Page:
I am brutally honest. Popular, love everything they read, reviewers are scared to go neg. and risk their ranking. It's your money!!!
I do believe that if contact was made through radio transmissions, that it would go similar to part one of this book.
Part one gave you some of the awe and wonder of space and how hard scientist work to make discoveries. You can see in the first part of this book where Robert J. Sawyer got some of his ideas for WWW. Wake.
Chapter 10 started part 2. Chapter 10 is a long debate between an agnostic and a bible thumping preacher. I have read some non-fiction books from Sagan and he has mentioned his religious beliefs and his politics. In a non-fiction book I am okay with that, but in a fiction work I believe it is too self serving. Who wouldn't like to have a debate where you dream up the arguments of your opponents? Nor do I have a problem with Sagan being an Agnostic. Arthur C. Clarke is one of my favorite authors and he was an Atheist. Like most books of this time and authors from the Age of Aquarius, there is much talk about Vietnam and Racism.
Part 3 starts with chapter 19. Five chosen people are sent to visit the aliens. Sagan borrows a little from Raymond F. Jones and This Island Earth for this part. The aliens in Jones' book are a lot more interesting. I found Sagan's aliens to be a little anti-climatic. I also could not believe how bitchy the five chosen got on the trip.
I would give part one, four starts, Part two, three stars and Part three, four stars. As a whole three stars.
Jamie Evan Cohen
Incredibly thought-provoking story. Intelligently written without a hint of pretension. Many parts of the story serve as a backdrop for rational discussion regarding the beliefs and faith of scientists and religious practitioners.
Conversations between Dr. Eroway and Palmer Joss.
Well-paced. Bad accents. Perfect for Dr. Eroway's voice
A couple laugh-out-loud and "aha!" moments.
Pure brain candy
Written from the perspective of a female scientist, Laurel gives the character life without diminishing from the primarily testosterone driven environment.
I have an hour and a half commute to and from work. Sitting in Houston traffic was not just made bearable but enjoyable. I actually looked forward to my "me" time while surrounded by rush hour traffic.
Carl Sagan was not a writer, but an astrophysicist. His ability to draw you into a world that is far deeper than many of us can negotiate without leaving you feeling overwhelmed is remarkable.
The story of contact with an alien civilization had very little to do with "little green men" and more to do with the reality of how the human race would react to a message from the stars.
I was completely enthralled.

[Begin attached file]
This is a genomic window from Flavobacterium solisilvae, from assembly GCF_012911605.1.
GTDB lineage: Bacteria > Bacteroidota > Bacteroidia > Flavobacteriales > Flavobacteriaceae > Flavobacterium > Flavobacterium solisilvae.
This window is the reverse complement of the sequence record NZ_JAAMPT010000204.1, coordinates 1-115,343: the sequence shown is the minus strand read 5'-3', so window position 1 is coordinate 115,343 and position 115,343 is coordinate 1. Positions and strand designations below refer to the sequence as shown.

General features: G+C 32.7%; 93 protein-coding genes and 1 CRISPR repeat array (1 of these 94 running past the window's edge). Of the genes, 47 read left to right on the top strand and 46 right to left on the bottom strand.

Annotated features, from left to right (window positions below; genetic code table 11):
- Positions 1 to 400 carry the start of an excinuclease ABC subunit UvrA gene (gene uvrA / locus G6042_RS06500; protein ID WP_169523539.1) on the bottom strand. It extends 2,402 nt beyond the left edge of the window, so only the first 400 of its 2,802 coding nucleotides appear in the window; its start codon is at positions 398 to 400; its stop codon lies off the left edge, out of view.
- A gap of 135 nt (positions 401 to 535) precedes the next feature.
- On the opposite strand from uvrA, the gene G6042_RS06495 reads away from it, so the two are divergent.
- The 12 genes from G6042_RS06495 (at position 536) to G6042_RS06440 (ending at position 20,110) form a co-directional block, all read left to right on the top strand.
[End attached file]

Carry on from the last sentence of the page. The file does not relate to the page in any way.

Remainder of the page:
So I was debating rather to go back and watch the movie adaption of this, prior to the review so I could have something to compare it to, but I decided against it, as I just want to review the book in it's essence. Besides...I don't have the fondest memories of that movie anyway. So to give the 10,000 foot view, the book Contact varies pretty heavily from the movie from what I remember. The book, to be is a far more apparent and less subtle commentary on the division between religion, and faith, and science and facts. Sagan does a wonderful job in portraying both sides as fundamentally rooted in their beliefs and presents them in a non-fanatical way. (Though the character of Joss is a bit stereotypical.)
Our main heroine, Elle is introduced to us, as a young girl, who has an insatiable desire to learn, find out how things work, and what they're made of. In my field we'd call her a hacker, or maker. Back then though, she was just looked at as annoyingly curious and besides her dad, her passion for tinkering and learning wasn't fostered. Her father, we get the sense was very hands on with her, and was the one who fed her brain so to speak. Unfortunately early in her life, he passes and her mom remarries. This creates a sensible divide between her and her mother that comes into play later in the story. And she has absolutely no love for the man, John Staunton, who is now her step father. Anyway she goes on to bigger things, and I genuinely feel happy for her as she stumbles upon her discovery. It's described in a way that she at first scientifically goes though all of the logical possibilities, even if they'd make her look bad. One particular moment, when she realizes that this may be a real contact from the Vega system, she calmly goes to her office, closes the door behind her, and whispers "holy...shit" to her self.. Small stuff like that help make Ellie someone I can definitely relate to. I also enjoy her fiesty, and defensive personality. If she disagrees with your point of view, it doesn't seem like she'll shy away from sharing her own point of view. She constantly goes head to head with the man who actually bestows her Docorate, David Drumlin. Ballsy!